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Tony Finch can’t say enough about the transplant team at IU Health. Years of searching for answers resulted in a second chance at life.
There’s a paper calendar that Lisa Finch thumbs through looking at dates that correlate with her husband’s hospitalization. After a couple of minutes of looking over the highlighted sections of each month, she just says: “He was in and out of the hospital a lot.”
Chronic diarrhea resulted in Tony Finch becoming dehydrated and malnourished. Practitioners could tell he was losing ground when his weight dropped from 180 pounds to 119 pounds. After several months of testing and trying various medicines, Finch was diagnosed with Collagenous enteritis. The rare disorder generally associated with adults over the age of 45, is a type of inflammation – a collagen under the lining of the colon. In some cases medications improve the condition. For Finch, there was no relief. With the help of IU Health dietitian Tracy Burch last year he began Total Parenteral Nutrition (TPN), intravenous IV nutrition to begin building his strength. On Nov. 8, 2018 he was listed for a small bowel transplant.
A native of Russiaville, Ind. Finch was raised in the country – the youngest of three boys. “I played in the creek a lot and in the woods,” said Finch, 56. He met his wife Lisa at a local arcade when she was 16 and he was 19. That was 37 years ago and this December marks their 34th wedding anniversary.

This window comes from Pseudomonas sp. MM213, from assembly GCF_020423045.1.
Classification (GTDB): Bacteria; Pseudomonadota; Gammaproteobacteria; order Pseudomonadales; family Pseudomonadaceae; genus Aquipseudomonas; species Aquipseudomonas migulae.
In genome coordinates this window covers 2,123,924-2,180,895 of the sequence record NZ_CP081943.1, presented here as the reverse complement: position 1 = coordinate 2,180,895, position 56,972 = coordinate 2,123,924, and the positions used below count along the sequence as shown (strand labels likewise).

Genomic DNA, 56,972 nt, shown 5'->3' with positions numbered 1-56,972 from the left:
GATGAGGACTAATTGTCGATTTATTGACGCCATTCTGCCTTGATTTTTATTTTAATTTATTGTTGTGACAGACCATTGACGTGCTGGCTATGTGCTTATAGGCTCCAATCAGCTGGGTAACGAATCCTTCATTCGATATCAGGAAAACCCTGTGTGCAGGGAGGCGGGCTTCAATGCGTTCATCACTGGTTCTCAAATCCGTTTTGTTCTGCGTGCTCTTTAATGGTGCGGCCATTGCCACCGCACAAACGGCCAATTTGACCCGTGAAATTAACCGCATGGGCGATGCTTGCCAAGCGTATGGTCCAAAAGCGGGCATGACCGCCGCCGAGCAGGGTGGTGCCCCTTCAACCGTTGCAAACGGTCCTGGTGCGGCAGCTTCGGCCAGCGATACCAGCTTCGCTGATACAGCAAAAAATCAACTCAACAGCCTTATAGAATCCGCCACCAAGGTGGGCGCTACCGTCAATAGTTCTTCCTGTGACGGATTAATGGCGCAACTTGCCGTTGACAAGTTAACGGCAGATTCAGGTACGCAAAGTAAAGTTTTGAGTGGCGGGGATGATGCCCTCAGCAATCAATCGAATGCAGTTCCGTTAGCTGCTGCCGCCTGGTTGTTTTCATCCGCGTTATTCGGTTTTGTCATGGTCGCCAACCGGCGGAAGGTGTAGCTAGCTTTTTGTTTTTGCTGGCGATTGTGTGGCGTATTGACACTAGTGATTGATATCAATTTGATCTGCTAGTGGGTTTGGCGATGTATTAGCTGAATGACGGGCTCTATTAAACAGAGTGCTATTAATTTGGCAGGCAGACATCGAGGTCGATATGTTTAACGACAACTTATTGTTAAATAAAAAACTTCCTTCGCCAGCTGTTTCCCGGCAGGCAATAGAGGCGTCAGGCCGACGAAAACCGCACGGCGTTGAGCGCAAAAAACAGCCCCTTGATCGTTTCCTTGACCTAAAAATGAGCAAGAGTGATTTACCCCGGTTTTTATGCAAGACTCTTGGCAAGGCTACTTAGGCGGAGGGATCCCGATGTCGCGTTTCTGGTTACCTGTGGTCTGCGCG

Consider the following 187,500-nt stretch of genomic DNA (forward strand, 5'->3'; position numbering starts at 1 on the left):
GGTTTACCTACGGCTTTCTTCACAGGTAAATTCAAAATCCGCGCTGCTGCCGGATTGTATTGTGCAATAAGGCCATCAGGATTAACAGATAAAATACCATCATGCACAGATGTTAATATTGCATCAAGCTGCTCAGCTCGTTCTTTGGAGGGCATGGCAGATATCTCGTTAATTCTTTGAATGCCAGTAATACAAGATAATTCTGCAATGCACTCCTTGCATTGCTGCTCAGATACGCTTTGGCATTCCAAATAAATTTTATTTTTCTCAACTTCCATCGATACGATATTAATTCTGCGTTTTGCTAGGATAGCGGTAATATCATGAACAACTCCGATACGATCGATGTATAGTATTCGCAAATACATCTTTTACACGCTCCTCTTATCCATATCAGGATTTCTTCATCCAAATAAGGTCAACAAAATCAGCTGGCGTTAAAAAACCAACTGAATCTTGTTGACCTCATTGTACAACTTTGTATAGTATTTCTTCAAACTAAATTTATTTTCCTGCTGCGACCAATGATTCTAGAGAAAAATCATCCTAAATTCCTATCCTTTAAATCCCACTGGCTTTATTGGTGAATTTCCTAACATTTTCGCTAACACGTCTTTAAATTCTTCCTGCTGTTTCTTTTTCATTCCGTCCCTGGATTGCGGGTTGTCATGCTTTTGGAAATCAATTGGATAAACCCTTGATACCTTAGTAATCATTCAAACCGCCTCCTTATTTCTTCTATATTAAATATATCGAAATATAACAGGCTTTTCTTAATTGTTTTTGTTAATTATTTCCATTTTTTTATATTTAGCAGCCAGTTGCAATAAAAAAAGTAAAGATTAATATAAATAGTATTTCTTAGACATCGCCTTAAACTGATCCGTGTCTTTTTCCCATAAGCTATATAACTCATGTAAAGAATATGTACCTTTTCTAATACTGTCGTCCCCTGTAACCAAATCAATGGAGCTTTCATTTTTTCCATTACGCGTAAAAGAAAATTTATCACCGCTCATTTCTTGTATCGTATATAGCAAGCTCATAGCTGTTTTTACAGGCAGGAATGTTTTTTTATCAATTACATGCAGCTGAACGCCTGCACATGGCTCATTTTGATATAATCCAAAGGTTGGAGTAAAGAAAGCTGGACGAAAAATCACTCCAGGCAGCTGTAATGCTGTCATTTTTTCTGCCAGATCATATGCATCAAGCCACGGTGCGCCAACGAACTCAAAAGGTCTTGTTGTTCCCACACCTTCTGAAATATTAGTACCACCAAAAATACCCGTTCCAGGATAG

She’s been with him throughout his illness. It’s not his first extended stay at IU Health.
The couple hadn’t been together very long when Finch had a car wreck and suffered severe spinal cord injuries. He was paralyzed on his right side from the waist down.
“I often wonder how the same person can experience such awful things twice in their life. That time was different – much harder. We had two young daughters ages three and seven months,” said Lisa Finch. He spent two months in IU Health Methodist Hospital and months after that in rehabilitation.
This time, Finch feels like he’s got another chance. Under the care of Dr. Richard Mangus, he received an intestinal transplant on July 7th and he says he feels great and is ready to get out and make up for missed time – especially spending time with his family. His daughters are now married and he’s a grandfather to five.
“He’s spent so much time in the hospital or not feeling well that he’s missed a lot of holidays and special occasions,” said Lisa Finch. “I can’t say enough about Dr. Mangus and the transplant team here. They’ve all been great. The nurses even got me a cake and decorated my room for my birthday on August. 4th,” said Tony Finch. “But I’m missing my grandchildren – I haven’t even met the fifth one who was just born recently. I’m ready to go home.”
-- By T.J. Banes, Journalist, IU Health.
Reach Banes via email firstname.lastname@example.org.
IU Health provides intestine/multivisceral transplant services to patients whose abdominal conditions no longer respond to medical treatment or surgical intervention.